We have announced an international strategy to promote rights overseas, which includes Britain's commitment to the universal decriminalisation of homosexuality.

We are and will continue to work with foreign partners and domestic organisations to protect the human rights of gay and lesbian people throughout the world.

HFEB Day 2 (Tues)

Today's votes will be on the need for a father and the debate to lower the abortion limit.

From today's Guardian - Do families need fathers?

Duncan Smith claims that, without fathers, boys join gangs and teenage girls become pregnant. But "there's nothing magical about fathers," says Susan Golombok, professor of family research and director of the Centre for Family Research at the University of Cambridge, and co-author of Growing Up in a Lesbian Family. "Fathers who are very involved with their children are good for children. But fathers who are not very involved - they aren't as important, and can even have a negative effect. It's a very simplistic notion to think that fathers are important just because they're male."
From today's Times - Abortion: a worrying tale of leeches by David Aaronavitch.

So this is what all this nonsense about “compromise” boils down to - telling women who are less than 24 weeks pregnant and who don't want to have a baby that, legally, they must go through with the birth. We then leave them the terrible choice of procuring an abortion elsewhere or of bearing a child they do not want.

To me, this is immoral. It is not a conjecture about lives that could be led, but an action that will damage lives that are being led. Tonight conscientious MPs should put on their leech-socks and vote against all these parasitical amendments.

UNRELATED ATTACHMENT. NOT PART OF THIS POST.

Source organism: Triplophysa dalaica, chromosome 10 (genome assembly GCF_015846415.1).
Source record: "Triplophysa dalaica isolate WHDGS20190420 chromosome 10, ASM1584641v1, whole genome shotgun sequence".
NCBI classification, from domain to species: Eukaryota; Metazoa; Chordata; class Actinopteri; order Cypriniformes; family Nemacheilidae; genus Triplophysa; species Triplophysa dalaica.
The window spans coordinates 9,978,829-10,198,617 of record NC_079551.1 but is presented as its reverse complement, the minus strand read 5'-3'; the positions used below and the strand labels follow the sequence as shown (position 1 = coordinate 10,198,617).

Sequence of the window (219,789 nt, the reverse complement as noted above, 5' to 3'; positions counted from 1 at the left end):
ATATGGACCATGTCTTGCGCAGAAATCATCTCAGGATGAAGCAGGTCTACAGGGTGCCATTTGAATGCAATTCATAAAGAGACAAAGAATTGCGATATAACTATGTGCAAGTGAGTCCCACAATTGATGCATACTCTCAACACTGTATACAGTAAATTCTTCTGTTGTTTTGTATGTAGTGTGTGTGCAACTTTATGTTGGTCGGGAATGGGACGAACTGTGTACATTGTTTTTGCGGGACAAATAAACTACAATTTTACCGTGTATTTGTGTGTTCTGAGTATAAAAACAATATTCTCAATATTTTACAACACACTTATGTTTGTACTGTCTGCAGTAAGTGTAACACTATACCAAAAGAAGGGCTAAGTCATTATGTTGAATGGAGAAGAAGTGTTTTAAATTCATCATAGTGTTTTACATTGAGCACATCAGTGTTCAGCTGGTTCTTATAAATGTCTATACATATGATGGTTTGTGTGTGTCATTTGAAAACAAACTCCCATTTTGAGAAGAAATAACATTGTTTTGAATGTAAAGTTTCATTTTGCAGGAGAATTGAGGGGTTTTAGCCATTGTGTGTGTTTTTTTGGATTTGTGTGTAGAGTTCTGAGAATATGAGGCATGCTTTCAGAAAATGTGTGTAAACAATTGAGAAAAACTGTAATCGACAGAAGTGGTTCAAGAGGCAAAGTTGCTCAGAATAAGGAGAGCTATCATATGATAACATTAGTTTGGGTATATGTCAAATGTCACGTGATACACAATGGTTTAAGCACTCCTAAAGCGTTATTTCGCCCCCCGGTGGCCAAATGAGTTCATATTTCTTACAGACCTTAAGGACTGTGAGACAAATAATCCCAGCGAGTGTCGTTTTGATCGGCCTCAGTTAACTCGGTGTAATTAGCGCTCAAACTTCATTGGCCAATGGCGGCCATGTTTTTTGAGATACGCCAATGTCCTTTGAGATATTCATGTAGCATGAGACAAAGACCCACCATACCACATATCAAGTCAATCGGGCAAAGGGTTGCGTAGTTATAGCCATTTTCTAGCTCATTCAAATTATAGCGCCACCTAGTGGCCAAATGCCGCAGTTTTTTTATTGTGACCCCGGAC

On both issues we get the merest glimpse of the kind of Chamber we would have with a Conservative majority after the next election - not nice to behold.

Meanwhile, Louise has blogged extensively on yesterday's votes including Labour MP's who voted against the Government.

Monday, May 19, 2008

HFEB Day 1 - Government majority in today's votes

Hybrid embryos

Admixed embryos - Govt wins 336 - 176 Maj 160 (3 Cabinet members vote against).

True hybrids - Govt wins 286-223 Maj 63

Saviour siblings - votes as they happen

Tissue tying and sex selection - Govt wins 318-149 majority against amendment of 169.

Outright ban on tissue typing - Govt wins 342-163 majority against of 179

Restriction to use of regenerative tissue Govt wins 293-200 majority of 93

BBC report


Today's newspapers included a number of articles including a good one by Jackie Ashley in the Guardian This fight really matters, and lays bare the big party divide :

Here's the bad news. Normal people can't afford to look away. This is too big. On abortion, and much else, it is a fight between conservatives and liberals that truly matters.

Lose 100-plus Labour MPs next year, or in 2010, and you will get a much more reactionary Commons. Lose votes like the ones coming up this week and you have it already.

I don't want to live in a Britain dominated by religious teaching. I want to live in a pro-science, liberal and progressive country where real people's real suffering can be relieved by medical advances and where minority groups are not abused. Behind the tactical smoke, that's the choice before parliament this week.

Sunday, May 18, 2008

HFEB - good BBC Summary and the bishops bash back

Good BBC summary of the issues and timetable for the relevant votes.

I hope to put up a summary of events on the blog for Day One (Monday) as well as live blogging on tuesday when the 'need for a father' and the time limit for abortion are debated.

Meanwhile - Bishops Bash Back (article in the Times - that isn't the actual title of the article...)

Some quotes to let you know we're in the same old territory:

Tom wright, Bishop of Durham

We would like to make it plain that as people from other Christian
traditions we are completely opposed to the creation of animal-human hybrids,
saviour siblings and the removal of the obligation on IVF clinics to consider